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4.5: Lesson 5: Direct object pronouns

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    38. Object Pronouns / Los pronombres de complemento

    Direct object (English object pronouns) Indirect object
    me
    te
    lo/la
    nos
    os
    los/las
    me
    you
    him, her, it, you (Ud. form)
    us
    you (plural) [in Spain]
    them, you (Uds. form)
    me
    te
    le
    nos
    os
    les
    Direct objects: what? or whom? Indirect objects: to/for whom?
    I did…(what?) I did my homework. I did it.
    Hice la tarea. La hice.
    I did (for whom?) I did her homework for her.
    Le hice la tarea (a ella).
    I saw…(whom?) I saw the doctor. I saw him.
    Vi al doctor. Lo vi.
    I said (to whom?) I told that to Juan. I told him.
    Le dije eso a JuanLe dije.

    • Spanish places object pronouns immediately before a conjugated verb. The object pronoun eliminates the need for the personal a:
    ¿Conoces al abogado? Sí, lo conozco, pero no le debo nada. ¡No te creo!

    • When these pronouns are the object of an infinitive or a gerund, they are joined to the end (written accents may be added according to the general rules explained in §3):

    Al verla, supe que la amaba.
    Escribiéndoles, te entenderán mejor.
    Upon seeing her, I realized I loved her.
    By writing to them, they’ll understand you better.

    • Thus, object pronouns may either precede the conjugated verb or be attached at the end of the infinitive or gerund (but they can never come in between):

    No me quieres creer. ~ No quieres creerme.
    Siguieron buscándolo ~ Lo siguieron buscando.
    Le voy a dar un regalo ~ Voy a darle un regalo.

    PRÁCTICA 38A.  Sustituya los complementos 

    directos por su pronombre correspondiente.

    PRÁCTICA 38B.  Sustituya los complementos 

    indirectos por su pronombre correspondiente.

    PRÁCTICA 38C.  Escriba el orden alternativo para cada oración.

    • When used together, indirect object pronouns precede direct object pronouns (the exact opposite of the usual English order):

    Nos los entregó a tiempo (los mensajes).
    Quiero mandártelo / Te lo quiero mandar (el mensaje).
    She delivered them to us on time.
    I want to send it to you.

    • When the first pronoun of the two would be le or les, it changes to se (sing. or plural):
    Se lo quiero explicar antes de enseñárselo. I want to explain it to her before showing it to her.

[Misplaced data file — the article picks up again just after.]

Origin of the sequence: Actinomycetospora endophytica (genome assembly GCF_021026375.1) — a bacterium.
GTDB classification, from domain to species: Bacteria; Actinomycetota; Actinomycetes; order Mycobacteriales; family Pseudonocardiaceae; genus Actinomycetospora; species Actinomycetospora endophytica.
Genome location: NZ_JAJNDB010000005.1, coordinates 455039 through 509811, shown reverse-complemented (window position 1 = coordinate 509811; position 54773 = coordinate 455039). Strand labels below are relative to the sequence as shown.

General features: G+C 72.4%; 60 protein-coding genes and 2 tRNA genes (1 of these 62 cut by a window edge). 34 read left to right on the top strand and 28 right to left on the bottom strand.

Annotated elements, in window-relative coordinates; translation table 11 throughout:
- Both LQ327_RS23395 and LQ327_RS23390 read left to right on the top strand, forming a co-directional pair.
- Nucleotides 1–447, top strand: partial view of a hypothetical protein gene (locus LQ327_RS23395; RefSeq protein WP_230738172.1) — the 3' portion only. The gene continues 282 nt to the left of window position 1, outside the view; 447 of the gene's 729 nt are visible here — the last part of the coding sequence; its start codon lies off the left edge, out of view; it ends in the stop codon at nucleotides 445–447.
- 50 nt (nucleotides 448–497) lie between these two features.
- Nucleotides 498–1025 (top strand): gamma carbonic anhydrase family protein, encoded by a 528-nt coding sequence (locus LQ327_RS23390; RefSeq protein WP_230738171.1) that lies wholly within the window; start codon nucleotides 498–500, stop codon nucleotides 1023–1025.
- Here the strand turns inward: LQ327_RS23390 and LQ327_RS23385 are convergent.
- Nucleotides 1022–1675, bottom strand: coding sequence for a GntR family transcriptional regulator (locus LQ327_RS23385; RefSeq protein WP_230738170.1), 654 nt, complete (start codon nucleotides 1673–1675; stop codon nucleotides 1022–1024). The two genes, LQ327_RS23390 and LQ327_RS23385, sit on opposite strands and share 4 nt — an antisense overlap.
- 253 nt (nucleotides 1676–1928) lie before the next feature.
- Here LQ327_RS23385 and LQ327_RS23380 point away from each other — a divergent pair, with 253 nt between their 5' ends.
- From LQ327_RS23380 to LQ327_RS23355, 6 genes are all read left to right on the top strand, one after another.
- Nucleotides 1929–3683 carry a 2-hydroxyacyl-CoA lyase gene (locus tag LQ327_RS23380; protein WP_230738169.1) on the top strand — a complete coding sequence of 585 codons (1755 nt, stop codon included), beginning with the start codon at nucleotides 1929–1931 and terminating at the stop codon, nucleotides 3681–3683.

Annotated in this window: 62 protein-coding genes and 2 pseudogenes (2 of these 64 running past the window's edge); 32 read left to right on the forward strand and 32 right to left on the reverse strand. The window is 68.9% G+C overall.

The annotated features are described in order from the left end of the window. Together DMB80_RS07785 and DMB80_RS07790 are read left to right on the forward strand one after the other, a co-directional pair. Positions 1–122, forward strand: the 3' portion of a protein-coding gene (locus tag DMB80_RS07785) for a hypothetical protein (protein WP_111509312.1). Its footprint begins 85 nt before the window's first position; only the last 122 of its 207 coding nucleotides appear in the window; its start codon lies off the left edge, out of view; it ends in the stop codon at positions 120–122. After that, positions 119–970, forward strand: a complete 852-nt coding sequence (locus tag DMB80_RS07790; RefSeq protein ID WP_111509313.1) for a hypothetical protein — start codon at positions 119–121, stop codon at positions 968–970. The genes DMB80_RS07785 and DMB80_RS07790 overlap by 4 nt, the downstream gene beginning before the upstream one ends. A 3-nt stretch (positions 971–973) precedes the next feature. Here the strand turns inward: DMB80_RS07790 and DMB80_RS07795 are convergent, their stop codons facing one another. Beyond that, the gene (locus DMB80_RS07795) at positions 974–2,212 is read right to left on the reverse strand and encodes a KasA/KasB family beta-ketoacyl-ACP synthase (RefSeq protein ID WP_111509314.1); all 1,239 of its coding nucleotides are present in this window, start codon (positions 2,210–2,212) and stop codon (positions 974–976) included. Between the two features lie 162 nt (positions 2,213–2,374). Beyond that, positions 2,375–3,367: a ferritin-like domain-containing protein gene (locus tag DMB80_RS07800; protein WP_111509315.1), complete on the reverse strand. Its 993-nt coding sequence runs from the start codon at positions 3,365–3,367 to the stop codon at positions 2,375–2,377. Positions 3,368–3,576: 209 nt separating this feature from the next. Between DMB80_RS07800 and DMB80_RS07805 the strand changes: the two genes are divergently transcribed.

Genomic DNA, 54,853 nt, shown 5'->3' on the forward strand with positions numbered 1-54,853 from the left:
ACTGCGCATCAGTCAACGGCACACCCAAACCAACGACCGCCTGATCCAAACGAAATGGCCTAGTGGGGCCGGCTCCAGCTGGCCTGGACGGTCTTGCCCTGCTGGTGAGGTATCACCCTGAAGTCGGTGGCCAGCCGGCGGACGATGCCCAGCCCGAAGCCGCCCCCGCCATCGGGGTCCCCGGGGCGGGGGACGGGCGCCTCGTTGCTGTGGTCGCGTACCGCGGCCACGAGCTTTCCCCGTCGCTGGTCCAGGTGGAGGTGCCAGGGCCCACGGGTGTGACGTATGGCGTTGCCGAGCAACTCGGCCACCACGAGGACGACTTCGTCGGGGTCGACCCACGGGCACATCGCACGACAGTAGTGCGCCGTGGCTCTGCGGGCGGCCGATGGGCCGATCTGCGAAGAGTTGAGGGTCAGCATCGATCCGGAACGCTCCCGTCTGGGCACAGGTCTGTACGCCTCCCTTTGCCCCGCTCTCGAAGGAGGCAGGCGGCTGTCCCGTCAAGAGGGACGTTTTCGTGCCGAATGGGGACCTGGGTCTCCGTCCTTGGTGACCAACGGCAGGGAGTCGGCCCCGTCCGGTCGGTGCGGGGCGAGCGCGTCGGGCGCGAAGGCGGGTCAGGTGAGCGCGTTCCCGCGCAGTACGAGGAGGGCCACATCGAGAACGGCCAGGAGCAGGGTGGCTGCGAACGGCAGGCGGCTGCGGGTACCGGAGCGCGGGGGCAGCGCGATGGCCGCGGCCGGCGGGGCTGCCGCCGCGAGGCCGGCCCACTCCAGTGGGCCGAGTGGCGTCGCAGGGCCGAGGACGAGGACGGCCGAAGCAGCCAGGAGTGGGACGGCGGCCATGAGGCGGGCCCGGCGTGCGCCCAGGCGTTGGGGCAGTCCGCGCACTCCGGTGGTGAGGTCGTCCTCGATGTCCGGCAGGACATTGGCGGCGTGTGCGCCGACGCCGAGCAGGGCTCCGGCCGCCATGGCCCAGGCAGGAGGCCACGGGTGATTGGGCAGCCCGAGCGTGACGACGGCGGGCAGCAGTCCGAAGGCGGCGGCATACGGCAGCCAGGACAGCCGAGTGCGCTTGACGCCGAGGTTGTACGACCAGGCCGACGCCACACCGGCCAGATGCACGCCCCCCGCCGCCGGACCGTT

• As there frequently is ambiguity with the third person, clarify with a ellas, a usted, etc.:

    Ella le escribe a él; yo le escribo a ella.
    No le quiero pedir un favor a usted.
    Se la mandé a él primero.
    She is writing to him; I am writing to her.
    I don’t want to ask you a favor.
    I sent it to him first.

    PRÁCTICA 38D.  Sustituya todos los complementos posibles por sus pronombres correspondientes.

    • Spanish prefers to use the indirect object pronouns even when the indirect object is mentioned:

    Le estoy escribiendo al jefe.
    ¿Por qué no le pides dinero a tu hija?
    I am writing to the boss.
    Why don’t you ask your daughter for money?

    ~ Note the following verbs, which take certain prepositions in English, but not in Spanish (except for the personal awhen needed):

    mirar: look at

    buscar: look for

    escuchar: listen to

    pedir: ask for

    robar: steal from

    Miré al jugador y miré el campo. Los miré.
    I looked at the player and at the field. I looked at them.Buscan a la abogada. La buscan.
    They look for the lawyer. They’re looking for her.

    Escuchamos música. La escuchamos.
    We listened to music. We listened to it.

    Pedí dos paellas. Se las pedí al mesero.
    I asked for two paellas. I requested them to the waiter.

    Le robaron el dinero. Se lo robaron.
    They stole her money from her. They stole it from her.

    PRÁCTICA 38E.  Exprese en español:

    1. We were looking for you when you called us. Now we don’t want to talk about it.
    2. We wanted to look at the documents with you, but it wasn’t possible.
    3. We used to listen to music together, remember? Now I don’t even listen to it.
    4. Why didn’t you ask your parents for money on Sunday? What was the problem?
    5. I asked Peter if he knew what Mary’s address is, but he didn’t have it.
    6. I asked the waiter for two pizzas, but he didn’t listen to me.
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